top of page

Life Cycle Events

Conversion, Bar/Bat Mitzvahs, Weddings and More


Conversion to Judaism is a path that requires both personal commitment and an extended period of study. Rabbi Barbara Goldman-Wartell welcomes those who would like to pursue the possibility of becoming a Jew-by-Choice. 


The following are part of the process of preparing for conversion: “Introduction to Judaism” course; attending services; involvement in holiday celebrations; and meetings with the rabbi.  

Brit Milah

The Torah commands us to circumcise our newborn sons on the eight day of their new lives. This powerful ceremony celebrates new life, and also brings our sons into Judaism’s sacred covenant. Rabbi Barbara can put you in touch with a Mohel (ritual circumciser),help the parents understand the ceremony, and co-officiate, along with the Mohel.


Baby Naming /
Simchat Bat

We celebrate the great blessing of a newborn daughter with a ceremony that brings her into the covenant, and confers upon her a Hebrew name.  Rabbi Barbara can help you think through and design this ceremony, which can take place either at home, or at the synagogue, on a Shabbat, or any day the Torah is read (Monday, Thursday, Festivals, Rosh Chodesh).

Bar/Bat Mitzvah

Our students become Bar/Bat Mitzvah at the age of 13 or in the 7th grade.  Preparation includes learning about Judaism, its traditions, holidays, and history.  Our students lead the Shabbat service and read from the Torah for their Bar/Bat Mitzvah service.  Temple Concord has a Bar/Bat Mitzvah Guide available for parents.  In addition to leading worship services and reading from the Torah, b’nai mitzvah students are required to do a mitzvah project.

Students DC_edited.jpg


The confirmation year, 10th grade, represents a special time of celebration and commitment.  The year includes study with the rabbi, culminating in a special service, held during Shavuot since that holiday commemorates the receiving of the Torah by the Jewish people.  The confirmation class at Temple Concord is for 10th graders and meets weekly.  It follows two years of study in eighth and ninth grade in the Kollel program.  The curriculum of the class is studying Jewish issues relevant in their own personal lives. In the last few years, Rabbi Barbara has taken each confirmation class to the Religious Action Center in Washington DC.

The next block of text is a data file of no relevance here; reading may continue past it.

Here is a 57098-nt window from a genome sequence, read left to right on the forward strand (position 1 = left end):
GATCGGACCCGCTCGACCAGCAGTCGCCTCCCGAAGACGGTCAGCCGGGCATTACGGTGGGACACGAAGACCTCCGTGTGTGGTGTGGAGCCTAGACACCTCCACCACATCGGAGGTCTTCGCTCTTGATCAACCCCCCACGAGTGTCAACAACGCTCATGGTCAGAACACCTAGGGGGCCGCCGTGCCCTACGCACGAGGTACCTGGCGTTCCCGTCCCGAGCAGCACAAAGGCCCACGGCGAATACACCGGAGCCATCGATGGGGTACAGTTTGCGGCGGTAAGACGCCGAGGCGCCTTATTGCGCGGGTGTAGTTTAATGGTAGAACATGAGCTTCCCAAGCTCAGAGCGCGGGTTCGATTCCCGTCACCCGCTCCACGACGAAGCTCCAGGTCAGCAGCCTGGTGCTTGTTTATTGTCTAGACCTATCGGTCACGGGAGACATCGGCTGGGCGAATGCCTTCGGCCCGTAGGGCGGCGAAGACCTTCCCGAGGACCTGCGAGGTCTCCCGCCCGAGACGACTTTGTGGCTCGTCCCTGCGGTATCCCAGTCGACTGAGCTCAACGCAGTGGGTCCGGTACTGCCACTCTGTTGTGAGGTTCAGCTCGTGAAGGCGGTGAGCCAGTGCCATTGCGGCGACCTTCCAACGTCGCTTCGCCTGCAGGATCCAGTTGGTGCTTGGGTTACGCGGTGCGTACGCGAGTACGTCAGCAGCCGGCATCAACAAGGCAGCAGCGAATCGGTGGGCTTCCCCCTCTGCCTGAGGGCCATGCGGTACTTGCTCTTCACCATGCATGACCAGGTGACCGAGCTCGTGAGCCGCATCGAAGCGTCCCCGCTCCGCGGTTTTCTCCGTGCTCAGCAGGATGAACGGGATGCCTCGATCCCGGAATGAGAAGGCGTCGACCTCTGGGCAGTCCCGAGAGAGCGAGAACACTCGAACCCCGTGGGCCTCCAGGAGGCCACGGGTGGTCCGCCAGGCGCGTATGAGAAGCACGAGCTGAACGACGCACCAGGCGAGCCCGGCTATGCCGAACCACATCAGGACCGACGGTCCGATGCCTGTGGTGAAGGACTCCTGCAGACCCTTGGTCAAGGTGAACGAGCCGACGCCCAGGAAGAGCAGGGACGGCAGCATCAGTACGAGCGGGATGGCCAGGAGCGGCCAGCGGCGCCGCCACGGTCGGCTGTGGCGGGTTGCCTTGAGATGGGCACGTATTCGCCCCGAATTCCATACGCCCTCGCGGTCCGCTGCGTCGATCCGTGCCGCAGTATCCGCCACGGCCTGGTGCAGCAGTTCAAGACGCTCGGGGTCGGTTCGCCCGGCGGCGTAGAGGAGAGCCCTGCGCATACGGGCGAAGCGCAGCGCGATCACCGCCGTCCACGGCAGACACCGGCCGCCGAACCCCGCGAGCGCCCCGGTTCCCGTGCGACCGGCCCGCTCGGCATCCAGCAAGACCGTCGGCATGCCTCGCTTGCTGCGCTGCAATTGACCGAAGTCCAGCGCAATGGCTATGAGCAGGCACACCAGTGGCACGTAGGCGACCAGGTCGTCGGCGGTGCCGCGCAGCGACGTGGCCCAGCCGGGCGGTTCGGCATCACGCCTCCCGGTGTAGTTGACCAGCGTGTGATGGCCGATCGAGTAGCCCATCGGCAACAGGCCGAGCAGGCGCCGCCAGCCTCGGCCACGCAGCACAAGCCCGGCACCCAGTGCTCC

Rabbi Barbara can help you prepare for this wonderful, joyous occasion by teaching bride and groom the meaning of the ceremony, from Ketubah (marriage document), to Kiddushin (Engagement) to Huppah (Marriage Canopy) to Nissuin (marriage ceremony) to breaking the glass. 


We also counsel you, offering Jewish wisdom in preparation for a life dedicated to love and companionship.  We also work with you in designing the ceremony, providing our knowledge and experience.


Very often weddings are held in our Historic  Kilmer Mansion with its own bridal area. 


The Jewish traditions related to death and mourning are intended to recognize death as a part of life. The traditions of preparing the body, sitting shiva (a seven-day period of mourning immediately following a funeral), saying Kaddish (prayer for the dead) and observing the yahrzeit (anniversary of a death) guide Jews through a difficult period.  These familiar customs and rituals provide for mourning, grief and re-emphasizing the true nature of life. Temple Concord has a Caring Community Committee which tries to attend to the needs of the family.  This Committee also prepares the meal of consolation.

bottom of page